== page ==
Sci-fly: COVID 19 related stress in parents: food parenting practices and child snack intake during the COVID-19 pandemic

Around the globe the corona (COVID-19) pandemic has caused unprecedented changes to the lives of many families. The majority of children and parents were forced to stay at home for a prolonged time due to mandatory lockdowns with consequent closure of non-essential businesses, kindergartens and schools, and cancellation of out-of-home leisure time activities and social gatherings. Furthermore, parents were deprived of resources (e.g. daycare, public libraries) and support systems (i.e. from family members, friends, school or other institutions), and were required to combine work (from home), childcare, and home schooling. Parents have thus experienced particular pressures during the pandemic due to disruption of habits and daily routines of work and life.

Previous research shows that stress can impact parents’ food parenting practices. Food parenting practices are active techniques or behaviors used by parents to influence a child’s food intake. Parents who report more stress may use more coercive practices that are less responsive to children’s hunger and satiety cues. Stressed parents may also be more likely to use food or snacks as coping strategies to manage children’s behavior or emotions.

Parents experienced increased levels of stress during the COVID-19 pandemic, and this stress was associated with the way they interacted with their children around food. Specifically, parents reporting higher pandemic-associated stress reported more efforts to plan and create routines around meals or snacks (structure), and more positive interactions in terms of eating and engaging with their children around mealtime (autonomy support) but also more use of food to manage their children’s emotions (coercive). When parents reported greater pandemic-associated stress, children’s intake of sweet and savory snacks was higher and was associated with snack parenting practices. To protect children’s nutritional health during the pandemic, guidance for parents is therefore warranted,. A limitation of the study was that the findings may be less applicable to racial and ethnic minorities of low SES families living in different geographic regions, seeing as the sample was weighted towards wealthier, more educated families (mostly college graduates), and the majority of respondents were white.

What has been researched?
– The first aim was to briefly characterize parents’ food parenting practices (i.e. positive mealtime practices, general feeding practices and snack parenting practices) during the COVID-19 pandemic and current stress (COVID-19 specific and financial stress) experienced by parents due to the pandemic.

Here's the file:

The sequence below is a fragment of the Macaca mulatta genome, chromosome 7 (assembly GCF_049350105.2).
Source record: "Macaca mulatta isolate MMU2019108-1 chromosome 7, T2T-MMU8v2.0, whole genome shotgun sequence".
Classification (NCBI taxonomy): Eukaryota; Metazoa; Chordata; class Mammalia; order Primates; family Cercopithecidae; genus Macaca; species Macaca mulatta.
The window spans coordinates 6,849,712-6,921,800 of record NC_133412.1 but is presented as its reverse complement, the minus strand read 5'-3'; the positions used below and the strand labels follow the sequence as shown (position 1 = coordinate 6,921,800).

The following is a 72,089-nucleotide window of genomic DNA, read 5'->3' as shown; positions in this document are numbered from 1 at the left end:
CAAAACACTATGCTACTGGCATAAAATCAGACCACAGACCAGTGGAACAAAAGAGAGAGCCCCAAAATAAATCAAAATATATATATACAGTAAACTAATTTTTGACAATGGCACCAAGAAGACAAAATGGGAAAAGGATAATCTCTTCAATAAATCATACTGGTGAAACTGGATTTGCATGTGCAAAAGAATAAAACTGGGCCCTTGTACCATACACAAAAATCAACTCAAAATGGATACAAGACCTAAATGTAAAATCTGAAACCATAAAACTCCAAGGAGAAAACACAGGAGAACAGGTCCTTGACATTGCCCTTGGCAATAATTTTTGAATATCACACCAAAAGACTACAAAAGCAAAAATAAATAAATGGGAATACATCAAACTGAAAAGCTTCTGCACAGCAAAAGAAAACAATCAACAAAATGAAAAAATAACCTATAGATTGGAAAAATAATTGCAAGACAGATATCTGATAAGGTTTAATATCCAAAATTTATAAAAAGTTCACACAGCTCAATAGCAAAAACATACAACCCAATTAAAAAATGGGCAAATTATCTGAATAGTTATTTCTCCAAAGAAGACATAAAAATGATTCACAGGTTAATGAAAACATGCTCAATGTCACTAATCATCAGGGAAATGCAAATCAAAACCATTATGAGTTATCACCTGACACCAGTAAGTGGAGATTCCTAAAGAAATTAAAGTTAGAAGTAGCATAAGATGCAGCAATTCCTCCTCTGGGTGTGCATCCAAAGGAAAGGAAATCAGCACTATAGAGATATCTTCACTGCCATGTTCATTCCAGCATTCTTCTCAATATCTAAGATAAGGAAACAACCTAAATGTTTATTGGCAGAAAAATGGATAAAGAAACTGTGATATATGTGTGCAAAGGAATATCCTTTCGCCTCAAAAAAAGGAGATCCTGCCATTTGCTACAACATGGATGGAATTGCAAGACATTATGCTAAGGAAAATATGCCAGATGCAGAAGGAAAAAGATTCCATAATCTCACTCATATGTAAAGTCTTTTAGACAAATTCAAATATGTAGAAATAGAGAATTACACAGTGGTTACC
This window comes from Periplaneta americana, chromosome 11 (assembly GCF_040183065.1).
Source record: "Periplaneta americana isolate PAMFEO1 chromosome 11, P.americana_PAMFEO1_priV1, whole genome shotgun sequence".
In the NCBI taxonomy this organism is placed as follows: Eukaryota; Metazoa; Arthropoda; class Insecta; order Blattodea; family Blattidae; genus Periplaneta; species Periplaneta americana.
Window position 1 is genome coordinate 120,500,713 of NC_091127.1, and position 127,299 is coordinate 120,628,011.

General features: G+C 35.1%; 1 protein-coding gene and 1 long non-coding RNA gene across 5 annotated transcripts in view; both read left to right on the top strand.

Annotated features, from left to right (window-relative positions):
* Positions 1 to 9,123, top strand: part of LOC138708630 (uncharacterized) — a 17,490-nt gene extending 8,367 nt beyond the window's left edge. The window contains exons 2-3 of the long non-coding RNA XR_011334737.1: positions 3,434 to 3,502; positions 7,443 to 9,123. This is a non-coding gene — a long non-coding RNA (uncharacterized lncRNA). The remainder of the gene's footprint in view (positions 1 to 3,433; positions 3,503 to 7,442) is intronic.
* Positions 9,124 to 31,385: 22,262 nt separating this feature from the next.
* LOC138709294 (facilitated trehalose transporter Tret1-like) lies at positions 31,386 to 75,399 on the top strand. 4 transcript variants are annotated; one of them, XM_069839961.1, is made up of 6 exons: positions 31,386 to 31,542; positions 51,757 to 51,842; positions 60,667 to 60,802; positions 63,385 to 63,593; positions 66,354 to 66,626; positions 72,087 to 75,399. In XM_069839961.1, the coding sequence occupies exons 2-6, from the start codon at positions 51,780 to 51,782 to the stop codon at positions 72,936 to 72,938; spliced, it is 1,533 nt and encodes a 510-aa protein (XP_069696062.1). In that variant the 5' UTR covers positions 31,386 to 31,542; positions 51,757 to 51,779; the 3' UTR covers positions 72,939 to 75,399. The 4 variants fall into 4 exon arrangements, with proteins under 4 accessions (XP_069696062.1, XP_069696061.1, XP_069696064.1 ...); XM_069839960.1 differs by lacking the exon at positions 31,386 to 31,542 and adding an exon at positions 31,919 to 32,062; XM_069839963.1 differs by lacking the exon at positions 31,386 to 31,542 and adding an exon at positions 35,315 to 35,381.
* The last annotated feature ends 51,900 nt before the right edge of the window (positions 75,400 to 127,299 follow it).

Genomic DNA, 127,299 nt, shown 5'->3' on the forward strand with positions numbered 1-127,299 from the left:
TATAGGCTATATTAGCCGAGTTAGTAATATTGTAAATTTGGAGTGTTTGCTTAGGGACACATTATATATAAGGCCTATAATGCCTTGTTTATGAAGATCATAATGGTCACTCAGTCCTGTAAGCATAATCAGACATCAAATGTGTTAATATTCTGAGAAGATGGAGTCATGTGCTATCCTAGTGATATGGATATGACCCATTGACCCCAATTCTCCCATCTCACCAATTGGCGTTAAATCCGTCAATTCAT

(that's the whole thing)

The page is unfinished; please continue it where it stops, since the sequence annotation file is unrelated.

– The second aim was to investigate relationships between measures of food parenting practices and parents’ COVID-19-specific stress. 
– The third aim was to test whether effects of parents’ COVID-19-specific stress on frequency of children’s snack food intake could be partially explained by snack parenting practices.

Who participated in the research?
318 parents of 2-12 year old children from the USA. 

How was the research conducted?
Parents (N = 318) of 2–12-year old children completed a cross-sectional online survey assessing current COVID-19-specific stress, pre-COVID-19 stress, financial stress (e.g. food insecurity), food parenting practices, and child snack intake frequency. Structural Equation Modeling was used to model simultaneous paths of relationships and test direct and indirect effects.

1. Stress, including financial hardship, was higher compared with before the crisis. 
2. The majority of children had regular mealtimes and irregular snack times. 
3. Higher COVID-19-specific stress was associated with more structure and positive interactions (e.g. eating with or engaging with child around mealtimes) but also more non-nutritive use of food and snacks (e.g. emotional and instrumental feeding).
4. Higher COVID-19-specific stress was also associated with greater child intake frequency of sweet and savory snacks, with some evidence for mediation by snack parenting practices.

Jansen, E., Thapaliya, G., Aghababian, A., Sadler, J., Smith, K., & Carnell, S. (2021). Parental stress, food parenting practices and child snack intake during the COVID-19 pandemic. Appetite, 161, 105119. doi:10.1016/j.appet.2021.105119

This sci-fly was written by Maaike Koning (Radboud University) for RAD-blog, the blog about smoking, alcohol, drugs and diet.

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